WoW trace
Start date 2005-12-22
End date 2007-10-17
Length 664 days
Total sessions 1,672,820
Accounts observed 34,521
Table 1: Trace description

4  How Long Do Gamers Play?

In this section, we examine "how long" gamers play from various in terms of the overall subscription time, consecutive gameplay days, and daily gameplay activity.

4.1  Subscription Time

surv_curv.png
Figure 1: The survival curve of players' subscription times
In this study, we consider that a player has quit a game if he/she does not login into the game for three months. Note that some players' subscription periods are censored, i.e., some players started playing WoW before our measurement started, and some continued playing after our measurement ended. Thus, we cannot directly estimate the distribution of players' subscription times by a cumulative distribution function (CDF). Instead, we use the Kaplan-Meier estimator [3], which takes account of the censored status of each subscription period, to estimate the distribution of players' subscription times. The Kaplan-Meier estimator's output is called the survival function, which reduces to the cumulative distribution function if none of the subscription periods are censored.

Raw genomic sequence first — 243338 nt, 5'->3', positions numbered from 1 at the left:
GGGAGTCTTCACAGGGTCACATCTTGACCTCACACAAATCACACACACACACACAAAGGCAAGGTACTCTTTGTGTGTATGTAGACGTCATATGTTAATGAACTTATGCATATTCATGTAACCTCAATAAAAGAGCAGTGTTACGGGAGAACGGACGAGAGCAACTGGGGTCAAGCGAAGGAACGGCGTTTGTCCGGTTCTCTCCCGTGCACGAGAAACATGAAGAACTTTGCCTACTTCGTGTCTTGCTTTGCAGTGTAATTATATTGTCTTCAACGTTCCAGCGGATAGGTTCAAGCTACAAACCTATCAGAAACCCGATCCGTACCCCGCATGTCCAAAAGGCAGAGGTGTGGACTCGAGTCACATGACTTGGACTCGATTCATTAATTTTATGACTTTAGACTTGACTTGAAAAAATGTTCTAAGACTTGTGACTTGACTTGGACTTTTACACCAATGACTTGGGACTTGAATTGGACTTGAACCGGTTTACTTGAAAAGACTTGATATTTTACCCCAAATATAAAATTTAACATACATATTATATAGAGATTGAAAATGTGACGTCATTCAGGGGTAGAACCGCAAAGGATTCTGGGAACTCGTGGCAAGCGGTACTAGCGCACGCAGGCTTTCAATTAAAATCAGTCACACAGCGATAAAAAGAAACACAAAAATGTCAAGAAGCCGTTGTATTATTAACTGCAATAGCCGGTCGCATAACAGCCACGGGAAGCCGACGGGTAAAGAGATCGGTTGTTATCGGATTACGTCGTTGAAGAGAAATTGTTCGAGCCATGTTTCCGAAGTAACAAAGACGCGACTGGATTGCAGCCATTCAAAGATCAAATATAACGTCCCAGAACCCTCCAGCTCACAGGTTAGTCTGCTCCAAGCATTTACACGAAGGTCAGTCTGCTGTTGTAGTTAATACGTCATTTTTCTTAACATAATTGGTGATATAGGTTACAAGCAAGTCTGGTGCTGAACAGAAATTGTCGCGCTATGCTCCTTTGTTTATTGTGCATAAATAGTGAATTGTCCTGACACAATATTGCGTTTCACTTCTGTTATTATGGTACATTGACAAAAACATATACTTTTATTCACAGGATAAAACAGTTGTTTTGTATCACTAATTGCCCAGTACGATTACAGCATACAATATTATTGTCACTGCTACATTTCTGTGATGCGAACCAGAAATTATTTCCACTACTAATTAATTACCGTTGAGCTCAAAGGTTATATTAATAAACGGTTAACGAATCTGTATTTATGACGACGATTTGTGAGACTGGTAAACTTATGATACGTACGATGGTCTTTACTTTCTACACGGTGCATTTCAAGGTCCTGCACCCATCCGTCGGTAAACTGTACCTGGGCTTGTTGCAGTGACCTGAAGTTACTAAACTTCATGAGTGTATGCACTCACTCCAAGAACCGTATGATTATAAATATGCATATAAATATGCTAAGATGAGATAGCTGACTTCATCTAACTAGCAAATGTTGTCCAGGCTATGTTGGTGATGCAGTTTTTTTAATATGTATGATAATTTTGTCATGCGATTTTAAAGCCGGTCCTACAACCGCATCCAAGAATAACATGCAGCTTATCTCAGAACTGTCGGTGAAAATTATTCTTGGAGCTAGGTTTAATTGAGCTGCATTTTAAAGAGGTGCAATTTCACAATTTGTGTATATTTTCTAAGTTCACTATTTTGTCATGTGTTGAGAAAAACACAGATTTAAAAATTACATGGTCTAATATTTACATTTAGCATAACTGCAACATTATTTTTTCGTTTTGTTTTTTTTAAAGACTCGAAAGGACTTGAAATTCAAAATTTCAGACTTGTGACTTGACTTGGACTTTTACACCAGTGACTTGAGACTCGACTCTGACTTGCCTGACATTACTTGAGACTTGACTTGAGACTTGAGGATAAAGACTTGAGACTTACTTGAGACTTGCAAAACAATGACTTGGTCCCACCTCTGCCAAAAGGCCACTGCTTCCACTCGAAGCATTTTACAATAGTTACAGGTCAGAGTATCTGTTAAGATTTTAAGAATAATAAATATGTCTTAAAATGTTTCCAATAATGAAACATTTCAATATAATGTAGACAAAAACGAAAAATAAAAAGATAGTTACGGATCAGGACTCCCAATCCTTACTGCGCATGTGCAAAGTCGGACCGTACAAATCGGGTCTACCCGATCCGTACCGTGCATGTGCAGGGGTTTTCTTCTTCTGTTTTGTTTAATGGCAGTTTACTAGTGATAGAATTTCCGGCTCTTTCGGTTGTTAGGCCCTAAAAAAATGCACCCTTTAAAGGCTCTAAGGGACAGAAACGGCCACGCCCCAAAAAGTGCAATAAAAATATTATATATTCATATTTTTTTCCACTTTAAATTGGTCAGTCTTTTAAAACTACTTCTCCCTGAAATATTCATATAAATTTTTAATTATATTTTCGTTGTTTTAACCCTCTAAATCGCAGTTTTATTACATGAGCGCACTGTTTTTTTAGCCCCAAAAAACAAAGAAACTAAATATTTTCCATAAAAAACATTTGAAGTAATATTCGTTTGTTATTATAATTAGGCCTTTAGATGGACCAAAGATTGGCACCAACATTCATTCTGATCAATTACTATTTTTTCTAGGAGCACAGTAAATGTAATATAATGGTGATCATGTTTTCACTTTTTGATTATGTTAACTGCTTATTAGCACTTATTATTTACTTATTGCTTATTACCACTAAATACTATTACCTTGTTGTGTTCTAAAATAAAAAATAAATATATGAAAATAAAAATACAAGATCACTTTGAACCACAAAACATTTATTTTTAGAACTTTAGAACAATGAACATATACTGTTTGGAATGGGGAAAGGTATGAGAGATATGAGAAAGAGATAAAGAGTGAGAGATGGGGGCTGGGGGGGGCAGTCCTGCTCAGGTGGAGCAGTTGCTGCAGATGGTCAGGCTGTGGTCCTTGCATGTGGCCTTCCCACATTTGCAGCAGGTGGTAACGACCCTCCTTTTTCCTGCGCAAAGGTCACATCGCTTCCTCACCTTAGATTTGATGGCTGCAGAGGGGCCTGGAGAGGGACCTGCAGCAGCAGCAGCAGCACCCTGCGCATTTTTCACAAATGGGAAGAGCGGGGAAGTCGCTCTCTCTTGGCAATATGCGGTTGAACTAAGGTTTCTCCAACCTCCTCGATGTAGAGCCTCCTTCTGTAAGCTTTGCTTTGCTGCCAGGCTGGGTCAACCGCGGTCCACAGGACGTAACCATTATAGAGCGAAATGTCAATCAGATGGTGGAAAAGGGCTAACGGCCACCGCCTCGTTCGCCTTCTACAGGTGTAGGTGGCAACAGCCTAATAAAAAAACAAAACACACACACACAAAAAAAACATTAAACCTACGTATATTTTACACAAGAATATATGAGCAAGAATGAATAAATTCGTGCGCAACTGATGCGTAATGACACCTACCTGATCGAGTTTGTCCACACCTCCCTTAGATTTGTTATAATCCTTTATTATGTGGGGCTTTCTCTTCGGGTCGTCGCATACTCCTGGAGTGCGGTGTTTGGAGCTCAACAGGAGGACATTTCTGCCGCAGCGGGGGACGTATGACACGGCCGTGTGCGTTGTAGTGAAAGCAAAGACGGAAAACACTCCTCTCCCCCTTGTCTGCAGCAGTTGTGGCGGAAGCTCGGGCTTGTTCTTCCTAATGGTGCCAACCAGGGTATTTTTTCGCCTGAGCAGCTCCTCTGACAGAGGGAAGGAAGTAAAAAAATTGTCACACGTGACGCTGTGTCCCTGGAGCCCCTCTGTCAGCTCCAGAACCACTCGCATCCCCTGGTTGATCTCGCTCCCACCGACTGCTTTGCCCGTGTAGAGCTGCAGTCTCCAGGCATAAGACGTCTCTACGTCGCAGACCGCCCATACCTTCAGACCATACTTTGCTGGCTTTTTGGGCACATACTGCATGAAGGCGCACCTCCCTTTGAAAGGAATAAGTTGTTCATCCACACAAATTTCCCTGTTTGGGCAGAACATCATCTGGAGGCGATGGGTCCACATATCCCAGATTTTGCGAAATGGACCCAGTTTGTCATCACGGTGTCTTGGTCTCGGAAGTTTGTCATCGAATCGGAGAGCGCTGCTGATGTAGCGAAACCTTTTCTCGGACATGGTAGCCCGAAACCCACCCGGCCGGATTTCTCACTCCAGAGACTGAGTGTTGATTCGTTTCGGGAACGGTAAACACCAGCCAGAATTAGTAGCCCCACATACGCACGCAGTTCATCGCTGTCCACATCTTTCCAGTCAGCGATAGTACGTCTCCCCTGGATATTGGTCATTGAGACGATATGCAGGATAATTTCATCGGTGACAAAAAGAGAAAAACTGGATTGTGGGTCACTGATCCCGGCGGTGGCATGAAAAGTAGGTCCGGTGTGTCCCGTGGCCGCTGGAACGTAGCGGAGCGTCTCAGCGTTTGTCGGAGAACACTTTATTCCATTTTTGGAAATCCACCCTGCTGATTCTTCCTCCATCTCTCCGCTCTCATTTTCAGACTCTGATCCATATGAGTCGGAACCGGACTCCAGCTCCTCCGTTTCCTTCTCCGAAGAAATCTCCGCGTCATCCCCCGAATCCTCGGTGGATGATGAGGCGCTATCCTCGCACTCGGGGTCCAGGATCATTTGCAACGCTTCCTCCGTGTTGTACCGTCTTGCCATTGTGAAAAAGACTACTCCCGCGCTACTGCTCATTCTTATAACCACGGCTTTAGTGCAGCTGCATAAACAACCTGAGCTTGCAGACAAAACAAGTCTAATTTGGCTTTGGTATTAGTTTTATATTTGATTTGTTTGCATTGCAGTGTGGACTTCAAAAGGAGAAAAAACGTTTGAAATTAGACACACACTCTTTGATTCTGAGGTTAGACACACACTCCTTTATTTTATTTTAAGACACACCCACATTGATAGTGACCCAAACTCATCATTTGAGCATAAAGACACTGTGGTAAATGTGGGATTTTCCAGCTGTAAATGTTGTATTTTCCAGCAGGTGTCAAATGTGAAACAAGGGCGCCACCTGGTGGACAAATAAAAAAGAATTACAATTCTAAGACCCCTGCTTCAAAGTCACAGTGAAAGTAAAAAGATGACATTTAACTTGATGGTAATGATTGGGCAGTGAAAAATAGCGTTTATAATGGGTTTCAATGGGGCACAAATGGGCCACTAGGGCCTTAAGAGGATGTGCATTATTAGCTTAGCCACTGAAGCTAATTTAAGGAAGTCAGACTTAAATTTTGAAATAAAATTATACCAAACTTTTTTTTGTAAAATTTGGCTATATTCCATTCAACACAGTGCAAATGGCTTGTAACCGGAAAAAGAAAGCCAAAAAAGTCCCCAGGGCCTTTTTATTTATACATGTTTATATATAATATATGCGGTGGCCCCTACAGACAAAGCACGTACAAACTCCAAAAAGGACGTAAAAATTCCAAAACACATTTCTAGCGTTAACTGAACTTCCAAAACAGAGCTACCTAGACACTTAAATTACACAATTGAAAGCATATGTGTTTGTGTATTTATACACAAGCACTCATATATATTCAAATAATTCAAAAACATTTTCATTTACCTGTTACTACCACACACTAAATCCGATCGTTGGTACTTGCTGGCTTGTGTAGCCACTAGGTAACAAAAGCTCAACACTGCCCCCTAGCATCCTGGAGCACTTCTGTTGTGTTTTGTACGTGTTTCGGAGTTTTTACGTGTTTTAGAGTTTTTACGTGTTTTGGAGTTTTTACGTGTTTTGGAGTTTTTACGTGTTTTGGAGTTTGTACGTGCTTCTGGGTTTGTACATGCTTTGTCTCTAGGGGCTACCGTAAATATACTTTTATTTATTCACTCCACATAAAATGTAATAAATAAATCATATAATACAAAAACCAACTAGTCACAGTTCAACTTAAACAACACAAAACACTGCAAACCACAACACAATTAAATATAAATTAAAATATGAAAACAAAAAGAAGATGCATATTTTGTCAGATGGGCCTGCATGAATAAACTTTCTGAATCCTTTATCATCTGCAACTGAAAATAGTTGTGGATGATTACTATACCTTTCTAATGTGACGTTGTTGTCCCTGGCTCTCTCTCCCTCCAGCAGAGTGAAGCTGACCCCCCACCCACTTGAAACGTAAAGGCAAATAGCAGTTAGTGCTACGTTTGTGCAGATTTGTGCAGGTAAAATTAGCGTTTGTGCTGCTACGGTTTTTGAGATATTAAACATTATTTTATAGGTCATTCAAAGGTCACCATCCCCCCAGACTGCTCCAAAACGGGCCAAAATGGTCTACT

The survival function of players' subscription times is shown inbscribe to WoW continuously for longer than one Fig. 1. We observe that, probabilistically, 60% of users will suyear after their first visits, while 50% of users will subscribe for longer than 500 days. This result indicates that the game is indeed very attractive game, and most players seem to become addicted to its fantasy world once they become creatures in it.

4.2  Consecutive Game Play Days